Most importantly over the long run, the ACA is moving the health care system toward “alternative payment models” that hold health care entities accountable for outcomes. These models include bundled payment models that make a single payment for all of the services provided during a clinical episode and population-based models like accountable care organizations (ACOs) that base payment on the results health care organizations and health care professionals achieve for all of their patients’ care. The law created the Center for Medicare and Medicaid Innovation (CMMI) to test alternative payment models and bring them to scale if they are successful, as well as a permanent ACO program in Medicare. Today, an estimated 30% of traditional Medicare payments flow through alternative payment models that broaden the focus of payment beyond individual services or a particular entity, up from essentially none in 2010.37 These models are also spreading rapidly in the private sector, and their spread will likely be accelerated by the physician payment reforms in MACRA.38,39

Trends in health care costs and quality under the ACA have been promising (Figure 41,40). From 2010 through 2014, mean annual growth in real per-enrollee Medicare spending has actually been negative, down from a mean of 4.7% per year from 2000 through 2005 and 2.4% per year from 2006 to 2010 (growth from 2005 to 2006 is omitted to avoid including the rapid growth associated with the creation of Medicare Part D).1,40 Similarly, mean real per-enrollee growth in private insurance spending has been 1.1% per year since 2010, compared with a mean of 6.5% from 2000 through 2005 and 3.4% from 2005 to 2010.1,40

Figure 4.
Rate of Change in Real per-Enrollee Spending by Payer

Data are derived from the National Health Expenditure Accounts.1 Inflation adjustments use the Gross Domestic Product Price Index reported in the National Income and Product Accounts.40 The mean growth rate for Medicare spending reported for 2005 through 2010 omits growth from 2005 to 2006 to exclude the effect of the creation of Medicare Part D.

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As a result, health care spending is likely to be far lower than expected. For example, relative to the projections the Congressional Budget Office (CBO) issued just before I took office, CBO now projects Medicare to spend 20%, or about $160 billion, less in 2019 alone.41,42 The implications for families’ budgets of slower growth in premiums have been equally striking. Had premiums increased since 2010 at the same mean rate as the preceding decade, the mean family premium for employer-based coverage would have been almost $2600 higher in 2015.33 Employees receive much of those savings through lower premium costs, and economists generally agree that those employees will receive the remainder as higher wages in the long run.43 Furthermore, while deductibles have increased in recent years, they have increased no faster than in the years preceding 2010.44 Multiple sources also indicate that the overall share of health care costs that enrollees in employer coverage pay out of pocket has been close to flat since 2010 (Figure 545– 48), most likely because the continued increase in deductibles has been canceled out by a decline in co-payments.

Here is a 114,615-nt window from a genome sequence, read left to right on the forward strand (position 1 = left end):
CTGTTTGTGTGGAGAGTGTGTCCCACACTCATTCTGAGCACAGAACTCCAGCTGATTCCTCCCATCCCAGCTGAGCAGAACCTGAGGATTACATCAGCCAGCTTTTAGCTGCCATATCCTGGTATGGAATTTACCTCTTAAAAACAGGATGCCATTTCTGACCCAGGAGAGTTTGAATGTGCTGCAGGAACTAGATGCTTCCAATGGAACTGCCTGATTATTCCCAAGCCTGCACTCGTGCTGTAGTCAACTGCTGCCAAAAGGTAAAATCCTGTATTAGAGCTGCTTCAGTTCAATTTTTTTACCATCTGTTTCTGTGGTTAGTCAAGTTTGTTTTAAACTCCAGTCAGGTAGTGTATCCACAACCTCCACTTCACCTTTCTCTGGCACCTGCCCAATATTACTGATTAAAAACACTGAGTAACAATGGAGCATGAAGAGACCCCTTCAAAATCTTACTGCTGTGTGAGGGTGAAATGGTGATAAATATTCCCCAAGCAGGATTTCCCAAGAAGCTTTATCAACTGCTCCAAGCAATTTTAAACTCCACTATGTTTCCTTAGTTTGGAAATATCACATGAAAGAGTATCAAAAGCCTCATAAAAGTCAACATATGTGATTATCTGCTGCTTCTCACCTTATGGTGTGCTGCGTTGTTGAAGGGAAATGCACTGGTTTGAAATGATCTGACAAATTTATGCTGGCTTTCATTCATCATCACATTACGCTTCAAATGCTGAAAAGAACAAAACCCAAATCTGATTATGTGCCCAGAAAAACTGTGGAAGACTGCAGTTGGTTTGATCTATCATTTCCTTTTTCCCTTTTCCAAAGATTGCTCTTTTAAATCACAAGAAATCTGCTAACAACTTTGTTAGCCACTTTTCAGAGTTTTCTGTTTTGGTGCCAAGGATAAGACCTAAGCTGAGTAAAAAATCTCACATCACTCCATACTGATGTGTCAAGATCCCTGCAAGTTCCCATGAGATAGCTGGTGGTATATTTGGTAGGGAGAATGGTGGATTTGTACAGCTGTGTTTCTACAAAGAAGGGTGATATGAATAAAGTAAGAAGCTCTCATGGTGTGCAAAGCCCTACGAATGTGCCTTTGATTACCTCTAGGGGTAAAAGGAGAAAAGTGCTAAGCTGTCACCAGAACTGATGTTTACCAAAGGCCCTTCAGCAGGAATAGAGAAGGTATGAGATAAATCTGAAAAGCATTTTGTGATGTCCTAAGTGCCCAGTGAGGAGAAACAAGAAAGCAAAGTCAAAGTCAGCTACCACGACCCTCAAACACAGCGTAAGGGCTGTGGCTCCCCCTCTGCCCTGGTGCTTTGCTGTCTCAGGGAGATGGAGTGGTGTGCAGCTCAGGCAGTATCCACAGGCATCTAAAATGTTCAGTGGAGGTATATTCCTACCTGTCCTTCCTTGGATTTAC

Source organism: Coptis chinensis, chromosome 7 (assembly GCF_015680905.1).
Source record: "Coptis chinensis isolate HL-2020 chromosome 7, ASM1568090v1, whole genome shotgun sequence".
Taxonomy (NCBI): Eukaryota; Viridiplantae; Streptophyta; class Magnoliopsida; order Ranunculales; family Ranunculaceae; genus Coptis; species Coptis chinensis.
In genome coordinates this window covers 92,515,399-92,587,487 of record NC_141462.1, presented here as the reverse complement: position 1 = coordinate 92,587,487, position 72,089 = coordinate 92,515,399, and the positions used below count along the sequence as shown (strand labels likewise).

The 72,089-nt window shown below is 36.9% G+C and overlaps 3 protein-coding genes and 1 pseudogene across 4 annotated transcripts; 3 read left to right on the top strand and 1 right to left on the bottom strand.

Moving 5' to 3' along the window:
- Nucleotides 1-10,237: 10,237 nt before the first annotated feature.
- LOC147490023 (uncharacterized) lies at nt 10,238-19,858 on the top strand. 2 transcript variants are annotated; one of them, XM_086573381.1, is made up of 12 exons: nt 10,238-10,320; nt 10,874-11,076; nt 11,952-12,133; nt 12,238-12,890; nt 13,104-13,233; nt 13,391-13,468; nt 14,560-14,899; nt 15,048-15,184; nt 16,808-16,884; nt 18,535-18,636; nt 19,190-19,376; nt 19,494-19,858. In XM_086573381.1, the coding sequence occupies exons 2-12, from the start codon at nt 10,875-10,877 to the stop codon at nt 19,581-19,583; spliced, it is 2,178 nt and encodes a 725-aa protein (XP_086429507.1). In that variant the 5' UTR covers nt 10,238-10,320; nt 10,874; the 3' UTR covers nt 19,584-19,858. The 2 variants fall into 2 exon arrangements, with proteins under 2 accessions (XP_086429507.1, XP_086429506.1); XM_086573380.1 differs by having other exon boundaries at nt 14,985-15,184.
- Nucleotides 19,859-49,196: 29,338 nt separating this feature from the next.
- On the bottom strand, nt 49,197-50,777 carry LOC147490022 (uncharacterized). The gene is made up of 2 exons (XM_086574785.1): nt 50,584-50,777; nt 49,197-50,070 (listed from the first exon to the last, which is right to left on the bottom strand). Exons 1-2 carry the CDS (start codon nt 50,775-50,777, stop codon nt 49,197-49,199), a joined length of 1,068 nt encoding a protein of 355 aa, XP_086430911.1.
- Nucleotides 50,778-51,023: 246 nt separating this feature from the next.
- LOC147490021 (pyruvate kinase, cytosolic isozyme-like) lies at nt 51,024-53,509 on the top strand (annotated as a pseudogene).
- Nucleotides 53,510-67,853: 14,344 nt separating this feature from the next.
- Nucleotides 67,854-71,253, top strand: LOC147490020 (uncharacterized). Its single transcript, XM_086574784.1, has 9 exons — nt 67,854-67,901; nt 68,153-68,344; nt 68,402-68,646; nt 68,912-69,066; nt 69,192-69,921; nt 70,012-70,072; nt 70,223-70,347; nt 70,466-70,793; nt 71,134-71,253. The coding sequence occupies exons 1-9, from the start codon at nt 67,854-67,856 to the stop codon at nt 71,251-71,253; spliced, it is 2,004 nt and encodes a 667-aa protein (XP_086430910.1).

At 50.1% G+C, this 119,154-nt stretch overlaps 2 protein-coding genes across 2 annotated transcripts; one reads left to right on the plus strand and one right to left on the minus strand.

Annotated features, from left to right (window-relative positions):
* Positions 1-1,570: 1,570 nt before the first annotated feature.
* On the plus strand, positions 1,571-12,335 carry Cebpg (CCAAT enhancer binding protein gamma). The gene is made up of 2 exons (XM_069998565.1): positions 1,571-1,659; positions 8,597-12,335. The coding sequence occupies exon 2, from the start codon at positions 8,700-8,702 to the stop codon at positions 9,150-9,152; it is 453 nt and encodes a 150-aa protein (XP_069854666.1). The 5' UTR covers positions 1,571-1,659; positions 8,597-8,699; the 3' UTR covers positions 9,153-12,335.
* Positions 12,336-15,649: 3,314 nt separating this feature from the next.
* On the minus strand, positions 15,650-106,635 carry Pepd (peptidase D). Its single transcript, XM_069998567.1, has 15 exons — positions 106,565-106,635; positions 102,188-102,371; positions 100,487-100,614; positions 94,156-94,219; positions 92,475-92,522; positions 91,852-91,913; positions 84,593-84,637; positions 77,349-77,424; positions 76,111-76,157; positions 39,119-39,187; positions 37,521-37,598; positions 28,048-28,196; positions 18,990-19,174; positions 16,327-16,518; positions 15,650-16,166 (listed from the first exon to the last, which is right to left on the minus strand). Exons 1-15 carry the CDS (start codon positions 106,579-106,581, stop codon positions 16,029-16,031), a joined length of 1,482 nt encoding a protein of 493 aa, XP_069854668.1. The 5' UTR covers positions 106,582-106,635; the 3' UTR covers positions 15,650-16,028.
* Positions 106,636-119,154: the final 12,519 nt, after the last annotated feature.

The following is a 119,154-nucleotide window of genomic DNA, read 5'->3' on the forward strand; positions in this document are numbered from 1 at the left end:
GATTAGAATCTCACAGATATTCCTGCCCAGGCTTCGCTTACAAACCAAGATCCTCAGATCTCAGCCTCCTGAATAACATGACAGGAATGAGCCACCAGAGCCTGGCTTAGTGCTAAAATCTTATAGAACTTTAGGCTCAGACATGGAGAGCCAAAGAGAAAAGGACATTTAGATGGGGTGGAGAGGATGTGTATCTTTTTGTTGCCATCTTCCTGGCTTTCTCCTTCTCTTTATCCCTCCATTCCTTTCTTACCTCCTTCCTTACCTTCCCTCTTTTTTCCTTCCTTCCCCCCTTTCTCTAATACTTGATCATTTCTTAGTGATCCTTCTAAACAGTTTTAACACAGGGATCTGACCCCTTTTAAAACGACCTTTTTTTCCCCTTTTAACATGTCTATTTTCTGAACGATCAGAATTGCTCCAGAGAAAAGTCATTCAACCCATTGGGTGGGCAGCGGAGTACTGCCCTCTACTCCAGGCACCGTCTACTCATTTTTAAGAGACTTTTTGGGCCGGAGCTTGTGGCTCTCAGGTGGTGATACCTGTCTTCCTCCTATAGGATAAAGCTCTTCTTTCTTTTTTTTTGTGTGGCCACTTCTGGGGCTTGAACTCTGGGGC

Figure 5.
Out-of-pocket Spending as a Percentage of Total Health Care Spending for Individuals Enrolled in Employer-Based Coverage

Data for the series labeled Medical Expenditure Panel Survey (MEPS) were derived from MEPS Household Component and reflect the ratio of out-of-pocket expenditures to total expenditures for nonelderly individuals reporting full-year employer coverage. Data for the series labeled Health Care Cost Institute (HCCI) were derived from the analysis of the HCCI claims database reported in Herrera et al,45 HCCI 2015,46 and HCCI 201547; to capture data revisions, the most recent value reported for each year was used. Data for the series labeled Claxton et al were derived from the analyses of the Trueven Marketscan claims database reported by Claxton et al 2016.48

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At the same time, the United States has seen important improvements in the quality of care. The rate of hospital-acquired conditions (such as adverse drug events, infections, and pressure ulcers) has declined by 17%, from 145 per 1000 discharges in 2010 to 121 per 1000 discharges in 2014.49 Using prior research on the relationship between hospital-acquired conditions and mortality, the Agency for Healthcare Research and Quality has estimated that this decline in the rate of hospital-acquired conditions has prevented a cumulative 87 000 deaths over 4 years.49 The rate at which Medicare patients are readmitted to the hospital within 30 days after discharge has also decreased sharply, from a mean of 19.1% during 2010 to a mean of 17.8% during 2015 (Figure 6; written communication; March 2016; Office of Enterprise Data and Analytics, Centers for Medicare & Medicaid Services). The Department of Health and Human Services has estimated that lower hospital readmission rates resulted in 565 000 fewer total readmissions from April 2010 through May 2015.50,51